CORVALLIS - Scholarship fraud is becoming tougher, thanks to a new federal law. "The College Scholarship Fraud Prevention Act will help cut down on the number of students and their families taken in by scholarship scams," said Kate Peterson, director of Oregon State University's Office of Financial Aid.

Under the bill, which was recently signed into law by President Clinton, people convicted of scholarship fraud could be hit with jail time and fines of up to $500,000.

To help with the cost of college, many students and their families look for creative ways to finance a college education, Peterson said. "And, although there are some excellent scholarship search services, some students fall prey to scams."

Federal education officials say more than 350,000 students and their families lose more than $5 million to scholarship fraud each year. Some unscrupulous companies pose as foundations or government agencies and promise college scholarships to students for a fee. Other firms promise access to funds and personalized scholarship resources, but instead send students a form letter giving general information about how to apply for scholarships.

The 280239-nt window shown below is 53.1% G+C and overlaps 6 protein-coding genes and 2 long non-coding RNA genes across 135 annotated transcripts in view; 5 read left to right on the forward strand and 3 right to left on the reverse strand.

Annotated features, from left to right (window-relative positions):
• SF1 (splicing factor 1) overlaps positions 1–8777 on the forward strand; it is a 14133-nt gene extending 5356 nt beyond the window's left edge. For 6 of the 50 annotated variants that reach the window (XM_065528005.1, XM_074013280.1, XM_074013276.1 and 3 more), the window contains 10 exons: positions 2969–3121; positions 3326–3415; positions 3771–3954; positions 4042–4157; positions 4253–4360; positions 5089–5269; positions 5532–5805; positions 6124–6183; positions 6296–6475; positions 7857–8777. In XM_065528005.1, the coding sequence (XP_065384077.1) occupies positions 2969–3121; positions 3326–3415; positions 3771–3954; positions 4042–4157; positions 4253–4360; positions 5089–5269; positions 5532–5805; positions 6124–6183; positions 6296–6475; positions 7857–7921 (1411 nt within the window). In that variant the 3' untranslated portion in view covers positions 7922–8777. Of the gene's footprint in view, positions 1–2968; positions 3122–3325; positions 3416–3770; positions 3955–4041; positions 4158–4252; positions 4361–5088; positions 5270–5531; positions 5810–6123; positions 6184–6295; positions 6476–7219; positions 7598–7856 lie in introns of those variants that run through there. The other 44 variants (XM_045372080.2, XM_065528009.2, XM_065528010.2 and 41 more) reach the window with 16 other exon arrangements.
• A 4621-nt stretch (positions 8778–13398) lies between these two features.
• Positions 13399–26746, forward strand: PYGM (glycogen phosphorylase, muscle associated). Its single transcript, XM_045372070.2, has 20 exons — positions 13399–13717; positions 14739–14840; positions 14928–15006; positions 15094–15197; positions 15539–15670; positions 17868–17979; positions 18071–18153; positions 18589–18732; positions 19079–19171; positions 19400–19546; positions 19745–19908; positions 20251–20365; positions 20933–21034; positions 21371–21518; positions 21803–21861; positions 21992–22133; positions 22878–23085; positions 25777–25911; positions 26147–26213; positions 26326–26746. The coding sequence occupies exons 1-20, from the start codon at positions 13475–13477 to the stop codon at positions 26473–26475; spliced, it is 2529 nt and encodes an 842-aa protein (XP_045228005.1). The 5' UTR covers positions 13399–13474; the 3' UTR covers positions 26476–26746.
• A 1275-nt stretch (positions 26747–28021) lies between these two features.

Prior to the passage of the Scholarship Fraud Prevention Act, the Federal Trade Commission had pursued fraudulent scholarship-search services. However, legislators say the FTC is limited to bringing civil charges against the companies, which can only bar firms from operating and force companies to compensate clients.

"This law puts some bite into efforts to reduce scholarship fraud," Peterson said.

Students looking for financial aid resources should be sure to check with school counselors, Peterson said.

"Oregon State University advisers, as well as counselors at most high schools and colleges have free lists of financial aid resources," she said.

If students elect to use scholarship search services, they should be aware that most services provide a list of possible sources of financial assistance. Search services do not, in most cases, provide any awards directly to applicants. After studying the lists provided by the search services, students usually must send a separate application to each source. Scholarship search services usually do not apply on behalf of students, nor do the services pay any additional application fees that may be required.

"Some search services mention federal student aid in their list of sources, but students should remember that they can find out about federal student aid without paying a fee to a search service," Peterson said.

Many search services offer to refund fees if students do not receive any awards. However, some services require students to provide rejection letters from every source on the list to claim a refund, she added.

Additional information on student financial aid resources is available from OSU's Office of Financial Aid at 541-737-2241, or on the World Wide Web. The U.S. Department of Education also offers financial aid information.

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Kate Peterson, 541-737-2241